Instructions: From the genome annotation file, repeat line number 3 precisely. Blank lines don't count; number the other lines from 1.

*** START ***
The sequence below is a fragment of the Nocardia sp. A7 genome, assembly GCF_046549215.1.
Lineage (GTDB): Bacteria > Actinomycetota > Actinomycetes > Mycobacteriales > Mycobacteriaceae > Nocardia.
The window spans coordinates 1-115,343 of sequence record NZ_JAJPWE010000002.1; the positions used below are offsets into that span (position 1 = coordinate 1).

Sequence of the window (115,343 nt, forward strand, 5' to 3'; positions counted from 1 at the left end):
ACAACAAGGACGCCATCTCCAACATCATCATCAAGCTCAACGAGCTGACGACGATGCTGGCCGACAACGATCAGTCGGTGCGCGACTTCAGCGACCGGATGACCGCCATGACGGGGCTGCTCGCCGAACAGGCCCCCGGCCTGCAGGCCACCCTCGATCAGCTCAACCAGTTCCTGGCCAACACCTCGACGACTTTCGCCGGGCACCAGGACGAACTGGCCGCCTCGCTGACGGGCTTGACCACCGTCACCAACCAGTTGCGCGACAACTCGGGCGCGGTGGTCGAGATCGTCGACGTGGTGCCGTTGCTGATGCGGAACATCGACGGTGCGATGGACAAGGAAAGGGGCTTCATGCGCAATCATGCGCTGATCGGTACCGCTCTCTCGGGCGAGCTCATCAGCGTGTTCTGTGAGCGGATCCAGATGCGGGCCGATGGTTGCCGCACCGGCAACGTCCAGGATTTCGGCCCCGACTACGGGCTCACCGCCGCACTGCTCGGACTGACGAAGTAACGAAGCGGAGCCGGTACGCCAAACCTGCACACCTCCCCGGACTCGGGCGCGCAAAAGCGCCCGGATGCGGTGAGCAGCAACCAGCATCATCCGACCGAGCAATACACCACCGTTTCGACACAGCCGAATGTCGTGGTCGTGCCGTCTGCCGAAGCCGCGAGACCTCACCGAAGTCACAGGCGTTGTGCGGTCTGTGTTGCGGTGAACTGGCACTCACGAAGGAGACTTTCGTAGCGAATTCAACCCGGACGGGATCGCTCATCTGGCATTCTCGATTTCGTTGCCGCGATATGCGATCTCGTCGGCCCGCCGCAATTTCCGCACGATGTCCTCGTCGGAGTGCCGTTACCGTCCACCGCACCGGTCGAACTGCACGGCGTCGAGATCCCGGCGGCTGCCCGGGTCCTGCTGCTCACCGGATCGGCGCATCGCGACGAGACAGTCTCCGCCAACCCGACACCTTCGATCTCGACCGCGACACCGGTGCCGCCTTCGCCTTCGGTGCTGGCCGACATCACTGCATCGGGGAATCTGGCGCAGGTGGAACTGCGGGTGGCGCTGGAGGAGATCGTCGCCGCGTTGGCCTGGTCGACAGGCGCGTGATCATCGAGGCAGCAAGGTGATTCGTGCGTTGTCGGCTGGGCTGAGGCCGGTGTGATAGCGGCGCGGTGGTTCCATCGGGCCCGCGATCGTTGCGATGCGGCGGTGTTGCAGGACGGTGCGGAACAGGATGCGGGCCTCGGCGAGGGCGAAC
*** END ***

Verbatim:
The window spans coordinates 1-115,343 of sequence record NZ_JAJPWE010000002.1; the positions used below are offsets into that span (position 1 = coordinate 1).